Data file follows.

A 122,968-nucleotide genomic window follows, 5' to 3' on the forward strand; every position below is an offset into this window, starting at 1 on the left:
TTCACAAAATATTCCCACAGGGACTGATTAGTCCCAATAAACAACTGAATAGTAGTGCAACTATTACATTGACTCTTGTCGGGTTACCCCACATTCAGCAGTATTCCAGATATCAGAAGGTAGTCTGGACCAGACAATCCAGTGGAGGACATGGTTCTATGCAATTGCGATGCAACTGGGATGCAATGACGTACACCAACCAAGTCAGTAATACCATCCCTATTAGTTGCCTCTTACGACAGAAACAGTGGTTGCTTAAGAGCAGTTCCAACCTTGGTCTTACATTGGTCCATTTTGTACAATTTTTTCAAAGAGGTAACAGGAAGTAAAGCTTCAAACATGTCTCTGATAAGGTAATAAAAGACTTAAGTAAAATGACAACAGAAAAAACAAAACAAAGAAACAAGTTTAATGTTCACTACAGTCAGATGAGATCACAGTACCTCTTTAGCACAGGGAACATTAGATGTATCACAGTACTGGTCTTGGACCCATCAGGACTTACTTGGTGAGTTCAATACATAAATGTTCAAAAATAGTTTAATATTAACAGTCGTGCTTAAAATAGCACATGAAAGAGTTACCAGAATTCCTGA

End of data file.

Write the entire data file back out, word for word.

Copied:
A 122,968-nucleotide genomic window follows, 5' to 3' on the forward strand; every position below is an offset into this window, starting at 1 on the left:
TTCACAAAATATTCCCACAGGGACTGATTAGTCCCAATAAACAACTGAATAGTAGTGCAACTATTACATTGACTCTTGTCGGGTTACCCCACATTCAGCAGTATTCCAGATATCAGAAGGTAGTCTGGACCAGACAATCCAGTGGAGGACATGGTTCTATGCAATTGCGATGCAACTGGGATGCAATGACGTACACCAACCAAGTCAGTAATACCATCCCTATTAGTTGCCTCTTACGACAGAAACAGTGGTTGCTTAAGAGCAGTTCCAACCTTGGTCTTACATTGGTCCATTTTGTACAATTTTTTCAAAGAGGTAACAGGAAGTAAAGCTTCAAACATGTCTCTGATAAGGTAATAAAAGACTTAAGTAAAATGACAACAGAAAAAACAAAACAAAGAAACAAGTTTAATGTTCACTACAGTCAGATGAGATCACAGTACCTCTTTAGCACAGGGAACATTAGATGTATCACAGTACTGGTCTTGGACCCATCAGGACTTACTTGGTGAGTTCAATACATAAATGTTCAAAAATAGTTTAATATTAACAGTCGTGCTTAAAATAGCACATGAAAGAGTTACCAGAATTCCTGA